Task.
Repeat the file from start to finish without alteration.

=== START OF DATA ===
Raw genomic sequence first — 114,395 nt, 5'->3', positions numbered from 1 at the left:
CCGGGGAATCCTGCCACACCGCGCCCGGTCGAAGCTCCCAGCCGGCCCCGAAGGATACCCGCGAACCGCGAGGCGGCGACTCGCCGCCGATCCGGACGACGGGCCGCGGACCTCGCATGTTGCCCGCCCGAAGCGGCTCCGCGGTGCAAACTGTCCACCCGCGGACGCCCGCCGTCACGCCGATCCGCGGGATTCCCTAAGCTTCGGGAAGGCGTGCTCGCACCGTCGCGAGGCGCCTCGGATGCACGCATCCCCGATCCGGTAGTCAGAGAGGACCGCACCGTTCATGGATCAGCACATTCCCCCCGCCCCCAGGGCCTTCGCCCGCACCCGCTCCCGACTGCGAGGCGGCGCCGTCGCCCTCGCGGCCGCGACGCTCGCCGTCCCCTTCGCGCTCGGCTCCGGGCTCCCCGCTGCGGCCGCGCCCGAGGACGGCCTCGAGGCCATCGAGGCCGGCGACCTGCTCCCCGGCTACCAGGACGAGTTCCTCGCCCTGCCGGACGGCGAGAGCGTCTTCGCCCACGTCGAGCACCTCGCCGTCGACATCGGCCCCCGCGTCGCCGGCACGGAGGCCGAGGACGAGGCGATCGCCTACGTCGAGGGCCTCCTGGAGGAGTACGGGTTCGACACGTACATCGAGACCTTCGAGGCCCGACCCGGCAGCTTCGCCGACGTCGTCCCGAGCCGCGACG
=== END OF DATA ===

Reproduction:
Raw genomic sequence first — 114,395 nt, 5'->3', positions numbered from 1 at the left:
CCGGGGAATCCTGCCACACCGCGCCCGGTCGAAGCTCCCAGCCGGCCCCGAAGGATACCCGCGAACCGCGAGGCGGCGACTCGCCGCCGATCCGGACGACGGGCCGCGGACCTCGCATGTTGCCCGCCCGAAGCGGCTCCGCGGTGCAAACTGTCCACCCGCGGACGCCCGCCGTCACGCCGATCCGCGGGATTCCCTAAGCTTCGGGAAGGCGTGCTCGCACCGTCGCGAGGCGCCTCGGATGCACGCATCCCCGATCCGGTAGTCAGAGAGGACCGCACCGTTCATGGATCAGCACATTCCCCCCGCCCCCAGGGCCTTCGCCCGCACCCGCTCCCGACTGCGAGGCGGCGCCGTCGCCCTCGCGGCCGCGACGCTCGCCGTCCCCTTCGCGCTCGGCTCCGGGCTCCCCGCTGCGGCCGCGCCCGAGGACGGCCTCGAGGCCATCGAGGCCGGCGACCTGCTCCCCGGCTACCAGGACGAGTTCCTCGCCCTGCCGGACGGCGAGAGCGTCTTCGCCCACGTCGAGCACCTCGCCGTCGACATCGGCCCCCGCGTCGCCGGCACGGAGGCCGAGGACGAGGCGATCGCCTACGTCGAGGGCCTCCTGGAGGAGTACGGGTTCGACACGTACATCGAGACCTTCGAGGCCCGACCCGGCAGCTTCGCCGACGTCGTCCCGAGCCGCGACG